Wednesday, October 20, 2010
It's been nearly three years since I closed my tattoo studio. All my equipment has been sold. Tonight, I can not sleep. I feel the desire to tattoo. Drawing or painting won't satisfy that desire, and if I explained it, it would probably sound bizarre.
I used to have school groups come up to my shop on field trips. How funny, in retrospect. Once, a kid asked, "Are you a sadist?" The teacher told him it was an inappropriate question, but I said I thought it was fair. After all, I spent my working hours hurting people. I could have painted or drawn on paper or canvas, but I plied by trade in blood and skin. I do not remember what I said in answer to this young man, but now I think that I probably am a sadist, in the strict sense of the word, even though I did what I could to lessen the pain of being tattooed (yes, folks, one can do that).
I have often said getting tattooed can become an addiction, but now I think tattooing itself is, too.
I miss the whole bloody mess.
The first time I tattooed someone other than myself, I was scared. I was also excited. Hmm. Does it sound like I'm talking about sex? Perhaps, though I don't remember thinking "I hope I don't scar this person for life" when I lost my virginity.
So, what's the difference between tattooing and painting? For me, it's the struggle. Painting and drawing came easily to me. Tattooing was hard. There was always this crazy tension, and I got a rush out of it most days. Some days it would drain me completely. In the end, I didn't want to go to "work", when once I happily worked six days a week, sometimes twelve hours a day in a street shop, drawing flash or making needles on my so-called days off. The guy I did an apprenticeship with told me he wouldn't take me unless I was willing to "eat, sleep, and shit tattoos" and I did.
I'm skirting the question of sadism, I know. Did I enjoy hurting people? In a way, I must have. I was (and still am) opposed to the use of topical anesthetics. Take the pain out of the equation, and something ineffable is lost. I enjoyed the act of tattooing when tattoos were seen as rites of passage, rites of feeling, of memory, of bonding, acts of manhood (and womanhood), marks of internal pain, and of triumph. I, as tattooist, felt, at times, shaman-like, and this is a powerful feeling. Is a shaman a sadist? Is a doctor a sadist? Sometimes yes. Sometimes no.
Now I"m not so sure of my original thought about my answering "yes" to the question.
I do not know.
Like a painter loves his rags, I loved the paper towels covered with pigment and blood. Though some people challenged me, (fish factory workers at the end of a work day), I loved the smell of the work - bodies, sweat, sometimes the scent of shampoo or perfume, green soap, betadine, and again, blood.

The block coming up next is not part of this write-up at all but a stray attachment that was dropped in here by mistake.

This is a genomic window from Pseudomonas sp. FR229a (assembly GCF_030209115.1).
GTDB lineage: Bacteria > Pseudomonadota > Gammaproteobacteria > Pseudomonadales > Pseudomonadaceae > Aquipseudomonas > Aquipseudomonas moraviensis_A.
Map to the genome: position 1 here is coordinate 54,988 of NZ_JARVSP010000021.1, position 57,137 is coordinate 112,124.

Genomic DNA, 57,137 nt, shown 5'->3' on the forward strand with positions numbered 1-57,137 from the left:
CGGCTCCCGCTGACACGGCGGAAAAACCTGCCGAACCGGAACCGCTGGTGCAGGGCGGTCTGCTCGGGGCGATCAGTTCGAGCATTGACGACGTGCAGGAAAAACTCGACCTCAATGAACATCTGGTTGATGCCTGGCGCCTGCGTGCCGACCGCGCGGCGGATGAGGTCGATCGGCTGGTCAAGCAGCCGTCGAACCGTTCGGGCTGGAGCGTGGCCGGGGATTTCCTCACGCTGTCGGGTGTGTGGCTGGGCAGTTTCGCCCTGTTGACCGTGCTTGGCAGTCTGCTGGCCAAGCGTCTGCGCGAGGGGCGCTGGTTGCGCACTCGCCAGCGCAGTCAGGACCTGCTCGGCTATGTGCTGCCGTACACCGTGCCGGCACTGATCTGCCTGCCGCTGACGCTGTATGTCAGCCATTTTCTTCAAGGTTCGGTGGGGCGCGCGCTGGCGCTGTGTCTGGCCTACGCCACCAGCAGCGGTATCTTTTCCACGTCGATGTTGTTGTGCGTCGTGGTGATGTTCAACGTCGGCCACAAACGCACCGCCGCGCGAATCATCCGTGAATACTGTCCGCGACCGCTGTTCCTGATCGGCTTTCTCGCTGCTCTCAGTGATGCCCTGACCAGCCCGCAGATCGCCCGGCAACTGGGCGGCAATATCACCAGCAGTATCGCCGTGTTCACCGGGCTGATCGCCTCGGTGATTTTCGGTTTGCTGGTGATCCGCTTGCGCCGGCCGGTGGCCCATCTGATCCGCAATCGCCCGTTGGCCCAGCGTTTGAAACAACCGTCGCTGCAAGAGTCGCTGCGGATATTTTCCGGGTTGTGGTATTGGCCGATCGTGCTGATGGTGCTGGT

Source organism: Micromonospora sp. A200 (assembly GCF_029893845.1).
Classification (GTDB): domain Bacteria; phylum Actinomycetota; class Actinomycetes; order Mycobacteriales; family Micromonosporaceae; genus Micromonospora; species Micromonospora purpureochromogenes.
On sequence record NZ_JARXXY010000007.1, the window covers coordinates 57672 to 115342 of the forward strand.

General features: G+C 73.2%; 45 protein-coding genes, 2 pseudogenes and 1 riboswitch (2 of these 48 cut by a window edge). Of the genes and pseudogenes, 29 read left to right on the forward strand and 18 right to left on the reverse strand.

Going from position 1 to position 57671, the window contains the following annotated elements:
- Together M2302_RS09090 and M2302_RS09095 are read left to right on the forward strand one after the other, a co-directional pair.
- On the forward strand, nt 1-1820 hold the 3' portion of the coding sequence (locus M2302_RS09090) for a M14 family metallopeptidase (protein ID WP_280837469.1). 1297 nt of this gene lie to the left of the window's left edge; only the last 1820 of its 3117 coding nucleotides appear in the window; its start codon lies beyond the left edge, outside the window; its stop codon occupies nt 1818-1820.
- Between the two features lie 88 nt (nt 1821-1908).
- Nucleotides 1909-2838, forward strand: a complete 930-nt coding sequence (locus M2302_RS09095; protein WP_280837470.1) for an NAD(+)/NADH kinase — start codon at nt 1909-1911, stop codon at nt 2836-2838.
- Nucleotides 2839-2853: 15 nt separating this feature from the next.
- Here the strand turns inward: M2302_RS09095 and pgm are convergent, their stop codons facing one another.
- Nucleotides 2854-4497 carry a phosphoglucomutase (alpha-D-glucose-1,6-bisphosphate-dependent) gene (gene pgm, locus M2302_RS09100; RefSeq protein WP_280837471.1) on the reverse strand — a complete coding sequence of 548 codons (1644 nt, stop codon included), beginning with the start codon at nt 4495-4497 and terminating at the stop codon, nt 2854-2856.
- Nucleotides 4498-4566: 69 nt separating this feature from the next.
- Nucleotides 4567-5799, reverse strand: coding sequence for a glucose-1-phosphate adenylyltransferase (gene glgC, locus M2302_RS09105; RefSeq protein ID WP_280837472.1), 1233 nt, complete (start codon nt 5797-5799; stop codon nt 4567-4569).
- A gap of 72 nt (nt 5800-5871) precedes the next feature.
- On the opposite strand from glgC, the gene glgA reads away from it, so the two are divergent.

I loved working with music cranked up loud. I'd be high on it, tapping out rhythms with my left foot while my right foot was on the pedal to the power supply. It was like driving over 100 miles per hour without any fear (and no cops).
And yeah, sometimes I enjoyed what can only be called the fight. No one calls a midwife a sadist, do they? Some tattoo sessions felt like helping someone birth a child. One guy I remember so well - a big tat on his concave stomach, from hips to under his nipples. I'd tattooed him before, and he had no problem with it. But on his tender belly (like many), well, that was another story. Every minute of that six hours was excruciating. He would not give in, get up, or give up. He'd see it through. Sweating in pain, I by turns encouraged him, teased him, told him totally inappropriate jokes, made him push through longer spells without a cigarette break. . .and yeah, I enjoyed myself.
Maybe it's only about power. How often does a five foot tall woman feel stronger than a man over six feet?
I can see I'm going to go off on a huge tangent, and I'm getting quite sleepy, so I'll just let this entry peter out. . .there'll be no neat bow tying this one up, nor any fancy catchphrase to end it.
Image note: I don't know who to attribute this photo to. I found it on the web. I imagine these folks worked in the circus. When I became a tattooist, my father said to me, "You're going to become a circus side show freak." My, times have changed, though, damned if I don't yearn just a little bit for the days when tattooing and being tattooed were rare and freakish enough to gain one entry into the world of the true outsider.